Belsize Park director Ben Wheatley on new film High Rise starring Tom Hiddleston

Tom Hiddleston stars in High Rise. Picture: Aidan Monaghan

Tom Hiddleston stars in High Rise. Picture: Aidan Monaghan - Credit: Archant

Louie Freeman-Bassett talks to film director Ben Wheatley about growing up in Belsize Park and his dystopian vision of 70s Britain in High Rise.

Tom Hiddleston in High Rise. Picture: Aidan Monaghan

Tom Hiddleston in High Rise. Picture: Aidan Monaghan - Credit: Archant

“I think every school I’ve ever been to has been knocked down,” Ben Wheatley tells me as he reflects on his time at Haverstock School, “which is quite funny.”

Destruction is certainly a theme which colours the 44-year-old director’s films. From the small time gang murders of Down Terrace to the cultish crimes of Kill List and psychedelic witchery of A Field In England, Wheatley has always pointed his camera at the trauma and carnage which emerges from revolution.

Wheatley’s most recent offering is an adaptation of JG Ballard’s High Rise; a dystopian vision of middle and upper class society tearing itself apart within the confines of a tower block. Much like the book, Wheatley’s film focuses primarily on the characters of surgeon Robert Laing (Tom Hiddleston), documentary filmmaker Richard Wilder (Luke Evans) and the building’s architect Anthony Royal (Jeremy Irons).

It’s not purely a book about class tension; more a look at how social convention and hierarchy restrict human beings; stressing and eventually cornering them until violence is their only escape.

Ben Wheatley

Ben Wheatley - Credit: Archant

“It’s a weird situation where it’s a book, a predicted fiction that is well past its sell by date,” Wheatley says, talking about the relevance of Ballard’s book today, “We are actually well beyond where Ballard was setting the book but increasingly it seems to be talking about now.

“I feel like we’re in a perpetual 70s and 80s with boom and bust, ecological disasters, terrorism and financial collapse – all things that are 70s themed and also current, it’s just that everyone steps to the left or to the right.”

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The novel is a remarkably good fit for Wheatley’s thematic concerns seen in his last four films. Kill List and Sight Seers in particular look at characters who slip into a bloody world of violence and, rather than experiencing the classical regret and repulsion, embrace their newly barbaric selves. It’s a theme which has become synonymous with Conrad’s Heart of Darkness in literature, but something which cinema has explored extensively too in films like Ted Kotcheff’s Wake In Fright and Lindsay Anderson’s If.

Despite the precursors, there may be no more enduring an image in cinema of contended savagery than that of Hiddleston’s Laing calmly roasting a dog on his balcony at the beginning of High Rise.

Ballard seems to suit Wheatley’s visual style, too. His language is compact and specific, but still lush and vivid, with every word serving a purpose. This crisp detail is something Wheatley has translated brilliantly onto the screen, helped in no small part by his long-term cinematographer Laurie Rose.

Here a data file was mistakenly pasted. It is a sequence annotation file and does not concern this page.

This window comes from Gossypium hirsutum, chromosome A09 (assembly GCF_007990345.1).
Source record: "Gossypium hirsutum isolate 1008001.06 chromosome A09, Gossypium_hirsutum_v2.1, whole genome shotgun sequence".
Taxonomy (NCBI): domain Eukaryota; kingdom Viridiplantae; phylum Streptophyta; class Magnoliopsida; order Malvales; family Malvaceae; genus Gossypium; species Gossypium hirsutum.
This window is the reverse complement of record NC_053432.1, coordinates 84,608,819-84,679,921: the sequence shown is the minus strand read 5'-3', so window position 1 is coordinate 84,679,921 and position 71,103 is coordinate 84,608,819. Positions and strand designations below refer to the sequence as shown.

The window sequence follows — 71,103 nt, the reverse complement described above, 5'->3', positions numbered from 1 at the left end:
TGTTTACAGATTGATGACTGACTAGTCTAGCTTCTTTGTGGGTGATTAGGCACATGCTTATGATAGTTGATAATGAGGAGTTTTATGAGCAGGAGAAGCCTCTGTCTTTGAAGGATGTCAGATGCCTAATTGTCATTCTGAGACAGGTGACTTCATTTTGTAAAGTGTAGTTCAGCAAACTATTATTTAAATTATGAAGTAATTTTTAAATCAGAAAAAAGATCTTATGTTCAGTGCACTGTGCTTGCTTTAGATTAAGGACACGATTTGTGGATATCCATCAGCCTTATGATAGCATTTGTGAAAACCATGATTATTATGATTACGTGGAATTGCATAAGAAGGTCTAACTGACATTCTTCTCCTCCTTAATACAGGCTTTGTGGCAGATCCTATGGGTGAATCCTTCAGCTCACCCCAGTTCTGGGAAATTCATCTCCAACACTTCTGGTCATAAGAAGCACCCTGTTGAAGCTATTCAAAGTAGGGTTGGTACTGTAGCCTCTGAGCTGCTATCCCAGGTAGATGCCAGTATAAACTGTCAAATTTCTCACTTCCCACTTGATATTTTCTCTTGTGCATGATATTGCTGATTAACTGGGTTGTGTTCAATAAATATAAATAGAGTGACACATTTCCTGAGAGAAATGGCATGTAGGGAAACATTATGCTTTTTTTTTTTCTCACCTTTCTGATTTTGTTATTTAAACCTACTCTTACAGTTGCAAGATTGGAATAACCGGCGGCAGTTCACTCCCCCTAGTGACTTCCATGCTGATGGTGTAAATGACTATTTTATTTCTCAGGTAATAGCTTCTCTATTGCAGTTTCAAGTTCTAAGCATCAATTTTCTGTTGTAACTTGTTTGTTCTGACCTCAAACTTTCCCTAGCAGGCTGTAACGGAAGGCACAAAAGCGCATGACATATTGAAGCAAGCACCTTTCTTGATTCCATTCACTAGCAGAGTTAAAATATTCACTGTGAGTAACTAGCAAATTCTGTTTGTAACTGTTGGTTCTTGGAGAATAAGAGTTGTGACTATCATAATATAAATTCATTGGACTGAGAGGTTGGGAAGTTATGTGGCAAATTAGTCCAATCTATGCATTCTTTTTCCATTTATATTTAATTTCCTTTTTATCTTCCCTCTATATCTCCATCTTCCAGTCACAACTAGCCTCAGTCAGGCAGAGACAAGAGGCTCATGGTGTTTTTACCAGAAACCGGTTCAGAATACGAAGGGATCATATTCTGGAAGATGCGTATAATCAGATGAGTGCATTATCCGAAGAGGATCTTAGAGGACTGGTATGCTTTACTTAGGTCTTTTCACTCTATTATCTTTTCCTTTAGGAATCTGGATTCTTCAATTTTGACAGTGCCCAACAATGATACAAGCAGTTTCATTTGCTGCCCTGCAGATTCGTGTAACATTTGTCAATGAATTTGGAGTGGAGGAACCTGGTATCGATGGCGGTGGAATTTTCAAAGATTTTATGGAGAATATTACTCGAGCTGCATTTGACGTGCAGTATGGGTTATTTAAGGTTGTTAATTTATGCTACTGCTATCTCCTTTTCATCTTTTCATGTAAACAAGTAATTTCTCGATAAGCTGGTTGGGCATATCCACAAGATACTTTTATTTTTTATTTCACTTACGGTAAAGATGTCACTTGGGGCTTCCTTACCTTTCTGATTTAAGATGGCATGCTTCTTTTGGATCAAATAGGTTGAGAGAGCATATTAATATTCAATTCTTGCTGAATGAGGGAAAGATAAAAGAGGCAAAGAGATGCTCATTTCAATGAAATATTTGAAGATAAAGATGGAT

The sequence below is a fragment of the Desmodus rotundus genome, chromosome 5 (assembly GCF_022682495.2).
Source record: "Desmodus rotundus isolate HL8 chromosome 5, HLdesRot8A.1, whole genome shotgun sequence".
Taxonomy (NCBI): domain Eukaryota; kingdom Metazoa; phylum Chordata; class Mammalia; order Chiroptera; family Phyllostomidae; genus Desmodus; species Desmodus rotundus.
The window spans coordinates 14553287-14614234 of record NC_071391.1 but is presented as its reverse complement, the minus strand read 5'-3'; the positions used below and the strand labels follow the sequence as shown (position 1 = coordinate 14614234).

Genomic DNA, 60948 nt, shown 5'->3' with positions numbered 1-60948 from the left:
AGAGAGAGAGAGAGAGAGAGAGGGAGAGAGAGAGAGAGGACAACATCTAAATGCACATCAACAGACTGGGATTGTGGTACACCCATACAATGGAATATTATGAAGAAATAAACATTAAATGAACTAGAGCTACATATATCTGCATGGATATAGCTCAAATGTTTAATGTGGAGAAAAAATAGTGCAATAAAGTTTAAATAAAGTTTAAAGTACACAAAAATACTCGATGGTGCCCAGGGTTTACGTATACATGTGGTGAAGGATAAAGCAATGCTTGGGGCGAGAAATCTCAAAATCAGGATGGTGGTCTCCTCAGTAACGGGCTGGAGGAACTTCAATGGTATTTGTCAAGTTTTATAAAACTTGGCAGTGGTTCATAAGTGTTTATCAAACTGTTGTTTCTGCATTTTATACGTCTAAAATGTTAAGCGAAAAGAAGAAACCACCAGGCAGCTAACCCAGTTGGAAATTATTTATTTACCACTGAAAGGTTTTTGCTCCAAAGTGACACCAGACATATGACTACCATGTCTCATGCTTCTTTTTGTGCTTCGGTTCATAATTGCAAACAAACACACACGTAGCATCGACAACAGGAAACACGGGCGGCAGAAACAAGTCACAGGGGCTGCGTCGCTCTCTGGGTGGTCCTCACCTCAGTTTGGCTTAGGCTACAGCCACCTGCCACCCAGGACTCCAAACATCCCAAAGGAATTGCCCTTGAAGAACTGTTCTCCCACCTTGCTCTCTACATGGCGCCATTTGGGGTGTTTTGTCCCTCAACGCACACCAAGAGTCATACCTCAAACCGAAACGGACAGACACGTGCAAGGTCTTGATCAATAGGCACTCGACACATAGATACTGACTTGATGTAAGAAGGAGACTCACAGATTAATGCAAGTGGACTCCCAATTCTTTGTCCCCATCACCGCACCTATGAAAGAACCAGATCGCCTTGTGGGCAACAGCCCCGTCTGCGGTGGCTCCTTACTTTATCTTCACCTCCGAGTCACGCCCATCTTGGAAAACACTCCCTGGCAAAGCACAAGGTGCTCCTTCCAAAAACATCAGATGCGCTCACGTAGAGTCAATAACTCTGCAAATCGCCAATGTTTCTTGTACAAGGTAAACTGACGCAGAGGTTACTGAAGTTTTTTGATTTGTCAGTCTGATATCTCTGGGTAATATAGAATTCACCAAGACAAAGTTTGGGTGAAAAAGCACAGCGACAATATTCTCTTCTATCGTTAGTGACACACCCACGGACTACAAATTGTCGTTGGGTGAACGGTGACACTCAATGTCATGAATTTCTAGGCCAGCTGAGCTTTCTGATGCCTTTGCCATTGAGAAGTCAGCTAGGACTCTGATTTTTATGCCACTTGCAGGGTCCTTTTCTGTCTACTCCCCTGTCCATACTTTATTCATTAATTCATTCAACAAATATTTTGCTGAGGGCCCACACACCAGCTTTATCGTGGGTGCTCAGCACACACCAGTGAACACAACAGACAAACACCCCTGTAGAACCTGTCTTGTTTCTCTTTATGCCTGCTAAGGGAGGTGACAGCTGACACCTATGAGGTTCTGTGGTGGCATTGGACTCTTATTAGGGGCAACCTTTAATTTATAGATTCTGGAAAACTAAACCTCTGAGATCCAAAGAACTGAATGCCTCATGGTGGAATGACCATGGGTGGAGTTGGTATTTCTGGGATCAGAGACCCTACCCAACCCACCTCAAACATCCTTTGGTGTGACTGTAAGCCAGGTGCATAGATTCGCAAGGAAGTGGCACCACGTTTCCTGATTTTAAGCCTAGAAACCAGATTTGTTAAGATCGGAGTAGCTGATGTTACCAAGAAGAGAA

High Rise is by no means an exact reflection of Ballard’s novel. It is infused with the ideas and experiences of the film’s writer (and Wheatley’s wife) Amy Jump. “I think that a lot of the heavy lifting was done by Amy Jump on the script… the film’s structure and musculature has come from Amy’s script, then I’ve pulled images from it and imagined images in it.”

Wheatley moved to Belsize Park aged seven and attended Haverstock before it was rebuilt a decade ago. Describing his frequent trips to the Everyman and Screen on the Hill as “an important part of my film education” he met Jump at an indie night at Camden’s KOKO (then Camden Palace).

She has been a constant presence as a writer and editor in his films since Kill List, yet rarely receives the praise she deserves for her essential role. Her stamp is clear on this film as she casts a much starker light on the politics of greed than the book. The glazed and trepidatious Helen Wilder (Elizabeth Moss) gains prominence as a symbol of generosity, and is in one instance criticised precisely for her reluctance to take.

Such political attitudes point towards Margaret Thatcher, the most divisive figure in modern political history, who came to power at the end of the 70s and whose voice echoes throughout the close of High Rise. It’s a period that holds special resonance for Wheatley.

“It’s kind of a bridge between the post-war version of Britain and the modern version of Britain that kind of starts with Thatcher coming to power.

“Being born in 1972 I’d be as old as one of the kids in the tower and Laing, Wilder, Charlotte and Helen are all the same age as my parents would have been at that point. So it’s a kind of re-looking at that generation because we know how that turned out and what happened.”

Despite its quite coherent vision, High Rise occasionally suffers from a lack of shape when the narrative gets lost in a deluge of dream-like sequences of debauchery.

There are also some awkward lines of dialogue which hinder the pace and break the atmosphere.

These are only cracks though, in an otherwise bold film which elegantly realises and updates Ballard’s vision of a modern society wilfully destroying itself.

As Wheatley embarks on his first project set abroad, High Rise feels like the end of the opening chapter in his directorial career.

His films have moved through the caravans, terraces and towers of England, and traversed epochal moments in its history to make a grim and honest assessment of a nation perpetually in conflict.

The Phoenix Cinema is hosting a Q&A session on March 18 with Ben Wheatley and one of its stars Reece Shearsmith. It starts at 6:30pm. Tickets range from £9.00 to £11.50.